Elizabethtown came out in October of 2005, and I was the only person at my school who cared that it existed, and the only person (at the time) who fell for it. The past few years have been about coming to grips with this fact, and the fact that aside from Almost Famous, it’s actually my favorite Cameron Crowe film. Not that it’s as objectively “good” as, say, Say Anything or Jerry Maguire, or even Vanilla Sky, but I love it so much more than any of those, in spite of and sometimes for its faults
Re-reading my original review was sort of embarrassing, but this is a movie that’s sort of embarrassing to be a part of. And that's okay. People in this movie make bold, blatant declarations of love (in many forms), and whereas this year’s terrific Two Lovers was all too aware of how embarrassing those decisions are in retrospect (or even at the time), Elizabethtown is all about how good it can feel in the moment. It’s everything Cameron Crowe was working towards aesthetically in Say Anything, Jerry Maguire, and Almost Famous – the purity of experiencing a truly transcendent moment.
In a recent liveblog between Kevin Lee and Vadim Rizov about this film, Rizov claimed Drew (Orlando Bloom) actually has no arc in the film, and while that’s sort of true, it’d be a stretch to say he doesn’t change at all. After all, Claire’s (Kirsten Dunst) entire goal in the story is to change Drew; it’s got to amount to something.
Claire’s mission is the very embodiment of a quote I’ve been coming back to a lot recently. Henry David Thoreau wrote, “you must live in the present, launch yourself on every wave, find your eternity in each moment. Fools stand on their island opportunities and look toward another land. There is no other land, there is no other life but this.” Drew’s life before Elizabethtown (the place and the film) was spent looking toward another land, until he found the eternity in each moment after two massive blows to the person he had constructed himself to be.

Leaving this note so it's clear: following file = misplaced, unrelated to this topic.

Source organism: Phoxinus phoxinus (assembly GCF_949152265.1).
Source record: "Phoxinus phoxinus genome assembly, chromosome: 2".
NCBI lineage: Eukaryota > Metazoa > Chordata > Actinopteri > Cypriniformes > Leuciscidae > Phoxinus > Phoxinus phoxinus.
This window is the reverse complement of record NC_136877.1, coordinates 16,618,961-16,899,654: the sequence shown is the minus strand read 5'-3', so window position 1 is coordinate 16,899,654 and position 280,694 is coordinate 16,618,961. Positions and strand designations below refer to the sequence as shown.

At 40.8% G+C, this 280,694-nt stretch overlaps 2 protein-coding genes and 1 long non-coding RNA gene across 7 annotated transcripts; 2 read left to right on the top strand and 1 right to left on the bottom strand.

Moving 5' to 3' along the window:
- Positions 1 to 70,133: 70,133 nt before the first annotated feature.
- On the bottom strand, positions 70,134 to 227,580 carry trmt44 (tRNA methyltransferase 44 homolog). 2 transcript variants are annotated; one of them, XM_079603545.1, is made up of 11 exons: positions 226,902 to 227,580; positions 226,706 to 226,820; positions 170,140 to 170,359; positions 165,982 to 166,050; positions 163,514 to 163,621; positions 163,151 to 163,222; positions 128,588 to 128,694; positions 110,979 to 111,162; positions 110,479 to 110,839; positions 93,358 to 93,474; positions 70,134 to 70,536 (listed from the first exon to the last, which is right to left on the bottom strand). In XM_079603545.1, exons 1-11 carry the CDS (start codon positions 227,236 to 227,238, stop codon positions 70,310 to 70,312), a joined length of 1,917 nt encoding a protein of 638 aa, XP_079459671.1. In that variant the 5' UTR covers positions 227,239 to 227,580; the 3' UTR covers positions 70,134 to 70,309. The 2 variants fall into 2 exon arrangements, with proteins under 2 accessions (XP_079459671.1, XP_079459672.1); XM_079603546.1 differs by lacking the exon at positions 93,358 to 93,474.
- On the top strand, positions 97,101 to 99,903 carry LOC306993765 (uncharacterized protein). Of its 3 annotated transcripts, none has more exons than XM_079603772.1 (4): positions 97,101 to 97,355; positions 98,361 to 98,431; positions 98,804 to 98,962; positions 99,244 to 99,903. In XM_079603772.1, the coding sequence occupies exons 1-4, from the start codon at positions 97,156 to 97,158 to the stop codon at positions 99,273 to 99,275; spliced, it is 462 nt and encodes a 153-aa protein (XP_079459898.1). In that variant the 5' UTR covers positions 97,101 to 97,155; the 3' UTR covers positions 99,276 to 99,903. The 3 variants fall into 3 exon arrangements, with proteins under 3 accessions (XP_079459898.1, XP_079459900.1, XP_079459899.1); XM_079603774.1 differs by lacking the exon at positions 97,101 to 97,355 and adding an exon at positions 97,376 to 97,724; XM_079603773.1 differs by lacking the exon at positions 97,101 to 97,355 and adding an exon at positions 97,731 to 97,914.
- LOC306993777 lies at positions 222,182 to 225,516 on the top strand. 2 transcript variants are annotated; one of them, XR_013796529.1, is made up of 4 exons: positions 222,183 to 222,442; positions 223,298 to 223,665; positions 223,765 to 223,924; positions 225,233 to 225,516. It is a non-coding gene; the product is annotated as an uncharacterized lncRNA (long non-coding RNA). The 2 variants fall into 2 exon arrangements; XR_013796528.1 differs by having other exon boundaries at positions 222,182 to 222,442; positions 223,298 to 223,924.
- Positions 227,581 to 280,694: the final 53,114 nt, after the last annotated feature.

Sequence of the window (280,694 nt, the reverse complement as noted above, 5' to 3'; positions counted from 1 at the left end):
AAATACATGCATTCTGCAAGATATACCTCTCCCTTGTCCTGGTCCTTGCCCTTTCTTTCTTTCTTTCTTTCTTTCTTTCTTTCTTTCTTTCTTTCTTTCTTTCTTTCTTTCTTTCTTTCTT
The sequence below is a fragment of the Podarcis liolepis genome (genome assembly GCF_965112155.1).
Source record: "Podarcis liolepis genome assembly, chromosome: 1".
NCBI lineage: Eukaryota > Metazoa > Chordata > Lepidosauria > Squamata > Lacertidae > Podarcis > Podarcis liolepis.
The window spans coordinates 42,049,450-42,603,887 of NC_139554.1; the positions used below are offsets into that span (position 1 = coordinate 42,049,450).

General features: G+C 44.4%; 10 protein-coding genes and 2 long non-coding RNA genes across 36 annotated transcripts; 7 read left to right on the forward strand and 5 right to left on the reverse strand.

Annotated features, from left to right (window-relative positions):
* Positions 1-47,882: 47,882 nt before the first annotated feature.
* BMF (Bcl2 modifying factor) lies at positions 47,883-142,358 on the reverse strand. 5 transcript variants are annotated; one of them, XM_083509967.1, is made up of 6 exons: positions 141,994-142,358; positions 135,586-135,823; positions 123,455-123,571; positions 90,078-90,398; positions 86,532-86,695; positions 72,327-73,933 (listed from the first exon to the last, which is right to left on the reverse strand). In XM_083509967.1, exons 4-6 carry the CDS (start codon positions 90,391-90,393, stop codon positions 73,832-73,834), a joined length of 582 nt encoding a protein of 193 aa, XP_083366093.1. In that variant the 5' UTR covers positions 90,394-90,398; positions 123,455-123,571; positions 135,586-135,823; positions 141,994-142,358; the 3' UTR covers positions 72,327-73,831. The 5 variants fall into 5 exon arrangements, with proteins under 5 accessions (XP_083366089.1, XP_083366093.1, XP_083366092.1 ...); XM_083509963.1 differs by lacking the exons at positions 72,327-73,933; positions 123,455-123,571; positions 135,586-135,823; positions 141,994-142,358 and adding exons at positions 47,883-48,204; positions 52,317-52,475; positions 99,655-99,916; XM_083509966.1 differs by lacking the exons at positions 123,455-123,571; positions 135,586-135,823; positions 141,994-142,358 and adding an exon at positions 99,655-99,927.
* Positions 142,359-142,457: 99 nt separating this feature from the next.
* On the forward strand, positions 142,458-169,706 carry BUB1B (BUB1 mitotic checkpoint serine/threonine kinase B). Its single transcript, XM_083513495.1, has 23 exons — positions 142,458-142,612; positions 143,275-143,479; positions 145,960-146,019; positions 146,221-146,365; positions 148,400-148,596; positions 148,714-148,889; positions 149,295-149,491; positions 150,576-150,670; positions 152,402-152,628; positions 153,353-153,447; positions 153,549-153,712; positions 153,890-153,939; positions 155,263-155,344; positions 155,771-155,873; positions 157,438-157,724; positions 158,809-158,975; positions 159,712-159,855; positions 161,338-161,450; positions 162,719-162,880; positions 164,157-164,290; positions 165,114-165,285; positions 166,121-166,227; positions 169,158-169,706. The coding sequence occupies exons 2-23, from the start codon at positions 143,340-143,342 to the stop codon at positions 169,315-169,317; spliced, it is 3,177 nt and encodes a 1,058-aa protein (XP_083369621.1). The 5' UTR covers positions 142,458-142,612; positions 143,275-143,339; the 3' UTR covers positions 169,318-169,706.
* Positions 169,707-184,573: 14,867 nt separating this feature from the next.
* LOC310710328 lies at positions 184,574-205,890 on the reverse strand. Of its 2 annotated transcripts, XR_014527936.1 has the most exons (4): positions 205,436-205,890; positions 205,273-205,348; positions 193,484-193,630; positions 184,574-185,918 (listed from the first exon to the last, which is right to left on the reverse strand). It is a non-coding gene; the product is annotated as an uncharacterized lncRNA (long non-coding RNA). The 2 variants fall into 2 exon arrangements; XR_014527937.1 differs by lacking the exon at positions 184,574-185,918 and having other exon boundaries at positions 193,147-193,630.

Now, granted, Elizabethtown is overflowing with these moments (some which may last hours, or even days), and it does seem like Crowe was trying to push the boundaries of just how happy one film could be. Crowe, the film, Claire, and eventually Drew are and become exactly who Patricia Graynamore was talking about when she told Joe that very few people in this world were truly awake, and they live in a state of constant, total amazement (Joe Versus the Volcano). And when I think about Elizabethtown I tend to care less about its occasionally overwrought dialogue and often stale performances, and come back to scenes like Drew and Claire’s all-night phone conversation, so evocative of the at once ethereal and fleeting nature of those encounters, or the tactile sensation of releasing ashes out a car window.
And say what you will about the rest, but while I find a lot to love about the film but very little to admire, it’s impossible not to applaud Crowe’s willingness to let the film be totally what it wants to be. It never winks at you or thinks less of its emotional core, as Garden State, the film so often referred to in conjunction with it, did. In describing the joy he takes in watching Monte Hellmen’s Two-Lane Blacktop, Richard Linklater said, “above all else…Two-Lane Blacktop goes all the way with its idea. And that’s a rare thing in this world: a completely honest movie.” Whatever feels cliché, schmaltzy, or cheesy about Elizabethtown, I believe Cameron Crowe believes fully in everything he lays out. And in a medium overcrowded with the ironic, the unoriginal, the audience-tested, the focus-grouped, and above all the so totally uninspired, I live for a completely honest movie like Elizabethtown.
SOME NOTES ON THE DVD
Elizabethtown is availalbe on DVD with a serviceable, occasionally lovely transfer that nevertheless shows quite a few compression artifacts (some outdoor shots of Kirsten Dunst are especially wrenching) and an audio mix that can stand being cranked all the way up, as the film should be (let that music fill the room, man). The extras are a total disappointment, with absolutely nothing of any informative or educational value, suffering all the more for the absence of the always-great Cameron Crowe commentary track. Somewhere along the way, Crowe was convinced the film was a total misfire. Whether or not he believes that now, that’s his business, I don’t have to have his approval to love the film (as they say in Kiss Kiss, Bang Bang, what does he know, he’s only the writer); I just would have loved to hear more from him when he totally believed in it.